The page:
Diversify the content you engage with
I’m privileged to be a white travel blogger in a space that is largely dominated by white people. I’m not an outlier in my own field. I don’t have to worry about being a representative for my race or paving the way for people who look ‘like me’.
Contrary to popular belief, I don’t believe travel blogging is saturated at all. It’s just saturated with a certain demographic and needs more diversity. We recommend examining who you follow on social media and in the blogosphere. What percentage are white and western? If you’re looking to diversify the content you digest, here are some of our favourite travel bloggers that don’t fit the stereotypes.
Settle down with a good podcast
Not much of a reader? Why not listen to the Women of the World Podcast whilst you’re at home or on the go. This podcast aims to diversify the travel narrative and amplify the voices of non-caucasian travellers! We think it’s well worth a listen!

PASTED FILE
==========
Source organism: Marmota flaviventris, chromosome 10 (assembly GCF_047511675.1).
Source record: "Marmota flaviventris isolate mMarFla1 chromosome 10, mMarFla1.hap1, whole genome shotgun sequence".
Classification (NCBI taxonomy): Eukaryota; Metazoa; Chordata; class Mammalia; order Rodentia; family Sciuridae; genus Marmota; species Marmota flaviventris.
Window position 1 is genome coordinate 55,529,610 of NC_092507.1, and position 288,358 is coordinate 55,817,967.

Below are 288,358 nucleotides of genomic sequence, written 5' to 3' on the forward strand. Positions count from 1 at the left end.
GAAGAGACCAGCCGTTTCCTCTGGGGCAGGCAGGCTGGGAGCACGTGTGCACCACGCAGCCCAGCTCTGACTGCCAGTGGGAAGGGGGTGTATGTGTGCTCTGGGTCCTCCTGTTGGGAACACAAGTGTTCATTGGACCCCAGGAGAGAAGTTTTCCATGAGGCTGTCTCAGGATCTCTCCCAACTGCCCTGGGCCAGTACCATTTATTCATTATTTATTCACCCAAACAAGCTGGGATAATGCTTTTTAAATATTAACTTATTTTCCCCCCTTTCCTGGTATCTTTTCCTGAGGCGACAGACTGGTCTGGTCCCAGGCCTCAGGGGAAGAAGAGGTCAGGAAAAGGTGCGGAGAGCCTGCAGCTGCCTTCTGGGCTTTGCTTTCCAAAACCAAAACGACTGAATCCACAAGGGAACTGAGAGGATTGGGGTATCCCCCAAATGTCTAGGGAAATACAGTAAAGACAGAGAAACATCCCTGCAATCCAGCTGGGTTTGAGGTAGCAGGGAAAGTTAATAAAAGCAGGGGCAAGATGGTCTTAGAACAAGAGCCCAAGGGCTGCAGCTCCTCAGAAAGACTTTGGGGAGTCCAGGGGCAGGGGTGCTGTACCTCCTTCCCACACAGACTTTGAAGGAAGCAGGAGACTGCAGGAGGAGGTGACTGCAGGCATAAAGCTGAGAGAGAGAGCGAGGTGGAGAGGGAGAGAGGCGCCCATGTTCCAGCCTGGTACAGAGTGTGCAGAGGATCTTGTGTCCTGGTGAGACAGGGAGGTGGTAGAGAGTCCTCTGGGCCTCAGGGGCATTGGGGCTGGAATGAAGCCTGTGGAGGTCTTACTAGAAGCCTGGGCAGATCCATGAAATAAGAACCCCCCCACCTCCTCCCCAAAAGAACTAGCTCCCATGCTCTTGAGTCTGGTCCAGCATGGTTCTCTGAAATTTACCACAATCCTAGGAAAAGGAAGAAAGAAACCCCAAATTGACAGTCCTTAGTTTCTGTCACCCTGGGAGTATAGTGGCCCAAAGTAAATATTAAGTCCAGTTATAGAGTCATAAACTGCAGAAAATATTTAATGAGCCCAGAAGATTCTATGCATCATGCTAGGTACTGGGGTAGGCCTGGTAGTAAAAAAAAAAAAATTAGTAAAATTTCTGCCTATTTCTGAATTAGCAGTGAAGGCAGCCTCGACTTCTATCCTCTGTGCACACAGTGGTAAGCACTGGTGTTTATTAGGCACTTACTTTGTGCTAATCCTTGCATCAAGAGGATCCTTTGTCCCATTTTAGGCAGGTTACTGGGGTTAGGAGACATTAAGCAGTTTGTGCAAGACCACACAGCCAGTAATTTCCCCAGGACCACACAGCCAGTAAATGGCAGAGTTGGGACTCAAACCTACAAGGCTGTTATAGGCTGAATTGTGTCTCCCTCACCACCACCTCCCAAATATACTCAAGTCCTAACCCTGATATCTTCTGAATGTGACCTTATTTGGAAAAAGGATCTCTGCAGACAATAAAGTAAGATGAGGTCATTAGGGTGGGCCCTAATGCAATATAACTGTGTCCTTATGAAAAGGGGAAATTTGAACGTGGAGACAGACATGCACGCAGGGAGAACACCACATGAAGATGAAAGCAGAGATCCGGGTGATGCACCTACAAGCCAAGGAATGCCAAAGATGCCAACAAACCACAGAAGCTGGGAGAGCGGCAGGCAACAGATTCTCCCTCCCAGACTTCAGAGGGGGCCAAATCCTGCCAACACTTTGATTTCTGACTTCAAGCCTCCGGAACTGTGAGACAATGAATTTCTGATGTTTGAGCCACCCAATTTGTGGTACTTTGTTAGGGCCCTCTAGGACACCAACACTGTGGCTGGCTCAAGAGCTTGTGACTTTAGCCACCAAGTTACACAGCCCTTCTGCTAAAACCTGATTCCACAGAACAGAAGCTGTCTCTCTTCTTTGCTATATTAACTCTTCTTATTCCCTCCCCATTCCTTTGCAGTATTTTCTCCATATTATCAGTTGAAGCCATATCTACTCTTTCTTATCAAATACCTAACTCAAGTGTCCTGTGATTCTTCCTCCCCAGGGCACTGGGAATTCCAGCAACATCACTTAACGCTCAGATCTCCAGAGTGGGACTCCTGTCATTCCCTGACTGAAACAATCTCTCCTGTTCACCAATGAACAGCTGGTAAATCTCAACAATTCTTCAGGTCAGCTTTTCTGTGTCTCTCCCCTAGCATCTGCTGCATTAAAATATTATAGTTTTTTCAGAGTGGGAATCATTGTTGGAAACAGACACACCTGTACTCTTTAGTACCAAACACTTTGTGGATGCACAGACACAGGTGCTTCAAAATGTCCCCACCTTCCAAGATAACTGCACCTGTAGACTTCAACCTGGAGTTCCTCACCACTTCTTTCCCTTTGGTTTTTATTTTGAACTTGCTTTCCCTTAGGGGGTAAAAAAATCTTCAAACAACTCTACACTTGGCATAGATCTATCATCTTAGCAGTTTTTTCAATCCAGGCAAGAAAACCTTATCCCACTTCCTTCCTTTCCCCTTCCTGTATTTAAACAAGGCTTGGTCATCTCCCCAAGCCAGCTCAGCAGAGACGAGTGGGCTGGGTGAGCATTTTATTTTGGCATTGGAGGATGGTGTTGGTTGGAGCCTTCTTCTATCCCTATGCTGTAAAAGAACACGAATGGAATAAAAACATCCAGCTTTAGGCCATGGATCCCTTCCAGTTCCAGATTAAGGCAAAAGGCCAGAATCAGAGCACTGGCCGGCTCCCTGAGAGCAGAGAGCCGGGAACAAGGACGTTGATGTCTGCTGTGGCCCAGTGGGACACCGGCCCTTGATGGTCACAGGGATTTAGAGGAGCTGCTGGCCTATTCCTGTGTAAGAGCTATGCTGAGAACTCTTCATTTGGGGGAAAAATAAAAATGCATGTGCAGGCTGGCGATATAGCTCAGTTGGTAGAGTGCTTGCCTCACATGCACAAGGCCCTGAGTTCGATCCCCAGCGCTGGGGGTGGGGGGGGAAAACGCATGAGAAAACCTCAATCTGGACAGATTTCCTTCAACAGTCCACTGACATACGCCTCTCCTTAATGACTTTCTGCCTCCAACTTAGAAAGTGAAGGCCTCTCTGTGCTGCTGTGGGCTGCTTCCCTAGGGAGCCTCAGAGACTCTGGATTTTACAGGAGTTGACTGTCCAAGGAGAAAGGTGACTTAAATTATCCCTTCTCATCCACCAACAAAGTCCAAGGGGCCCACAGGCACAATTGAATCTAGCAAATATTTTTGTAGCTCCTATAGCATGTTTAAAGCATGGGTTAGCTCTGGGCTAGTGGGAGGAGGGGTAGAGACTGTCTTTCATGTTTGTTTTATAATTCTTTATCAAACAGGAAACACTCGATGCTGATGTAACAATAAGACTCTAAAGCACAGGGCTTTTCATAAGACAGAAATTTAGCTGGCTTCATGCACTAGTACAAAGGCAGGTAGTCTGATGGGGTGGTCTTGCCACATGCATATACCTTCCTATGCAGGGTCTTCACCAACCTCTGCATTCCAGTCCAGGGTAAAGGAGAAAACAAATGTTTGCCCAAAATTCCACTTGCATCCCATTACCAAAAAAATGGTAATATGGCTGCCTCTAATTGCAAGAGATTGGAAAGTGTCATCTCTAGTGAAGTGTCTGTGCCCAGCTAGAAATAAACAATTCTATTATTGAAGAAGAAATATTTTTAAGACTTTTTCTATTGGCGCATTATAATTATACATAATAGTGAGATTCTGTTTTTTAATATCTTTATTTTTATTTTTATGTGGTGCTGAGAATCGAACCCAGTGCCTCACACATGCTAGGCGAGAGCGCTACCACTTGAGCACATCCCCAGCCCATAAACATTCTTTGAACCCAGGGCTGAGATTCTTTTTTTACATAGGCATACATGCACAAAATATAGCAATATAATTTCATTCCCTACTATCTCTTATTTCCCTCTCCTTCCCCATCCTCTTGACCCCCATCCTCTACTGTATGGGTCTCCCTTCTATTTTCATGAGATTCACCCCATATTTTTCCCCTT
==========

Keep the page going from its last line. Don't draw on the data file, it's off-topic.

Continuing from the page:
Unlearning White Supremacy
Unlearning white supremacy is really, really hard because it is basically hard-wired into us from childhood. But that shouldn’t stop us from trying. It’s not enough to not be racist, we have to be anti-racist, and unless we’re actively addressing our part, we’re upholding white supremacy.
There can be a lot of guilt, anger, and resentment that comes with confronting our involvement. And hey, I get it. It is a lot to process. And we will inevitably make mistakes, say the wrong things, get called out on it and feel uncomfortable (which reminds me, if i’ve said something here that isn’t quite right, don’t shy away from calling me out!)
We shouldn’t use discomfort as an excuse to not have the conversation. We need to have this conversation. And we need to have it now. We all need to get accustomed to being uncomfortable so we can grow, learn, and make change happen.
If you or anyone you know has experienced racial privilege while travelling, please share it in the comments! The more we have these discussions and acknowledge our own privilege, the more we’ll be in a position to do better in the future.
You can leave a comment below or drop me an email here.